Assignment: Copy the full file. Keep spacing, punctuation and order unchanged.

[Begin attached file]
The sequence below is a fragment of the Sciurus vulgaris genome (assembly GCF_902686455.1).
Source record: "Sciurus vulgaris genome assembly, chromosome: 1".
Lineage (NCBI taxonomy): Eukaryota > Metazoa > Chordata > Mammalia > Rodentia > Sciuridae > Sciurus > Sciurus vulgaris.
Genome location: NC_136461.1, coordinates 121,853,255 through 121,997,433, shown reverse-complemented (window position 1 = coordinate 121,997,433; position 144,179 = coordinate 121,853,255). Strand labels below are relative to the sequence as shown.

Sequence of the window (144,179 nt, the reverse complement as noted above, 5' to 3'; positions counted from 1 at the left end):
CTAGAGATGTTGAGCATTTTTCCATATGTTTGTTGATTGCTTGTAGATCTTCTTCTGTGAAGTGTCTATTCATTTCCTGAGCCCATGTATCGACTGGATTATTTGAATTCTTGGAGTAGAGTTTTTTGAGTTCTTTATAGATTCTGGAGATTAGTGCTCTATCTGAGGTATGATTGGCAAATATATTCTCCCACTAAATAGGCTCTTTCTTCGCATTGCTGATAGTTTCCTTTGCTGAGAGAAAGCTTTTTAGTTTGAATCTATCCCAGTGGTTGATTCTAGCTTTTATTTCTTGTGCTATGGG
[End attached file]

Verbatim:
The sequence below is a fragment of the Sciurus vulgaris genome (assembly GCF_902686455.1).
Source record: "Sciurus vulgaris genome assembly, chromosome: 1".
Lineage (NCBI taxonomy): Eukaryota > Metazoa > Chordata > Mammalia > Rodentia > Sciuridae > Sciurus > Sciurus vulgaris.
Genome location: NC_136461.1, coordinates 121,853,255 through 121,997,433, shown reverse-complemented (window position 1 = coordinate 121,997,433; position 144,179 = coordinate 121,853,255). Strand labels below are relative to the sequence as shown.

Sequence of the window (144,179 nt, the reverse complement as noted above, 5' to 3'; positions counted from 1 at the left end):
CTAGAGATGTTGAGCATTTTTCCATATGTTTGTTGATTGCTTGTAGATCTTCTTCTGTGAAGTGTCTATTCATTTCCTGAGCCCATGTATCGACTGGATTATTTGAATTCTTGGAGTAGAGTTTTTTGAGTTCTTTATAGATTCTGGAGATTAGTGCTCTATCTGAGGTATGATTGGCAAATATATTCTCCCACTAAATAGGCTCTTTCTTCGCATTGCTGATAGTTTCCTTTGCTGAGAGAAAGCTTTTTAGTTTGAATCTATCCCAGTGGTTGATTCTAGCTTTTATTTCTTGTGCTATGGG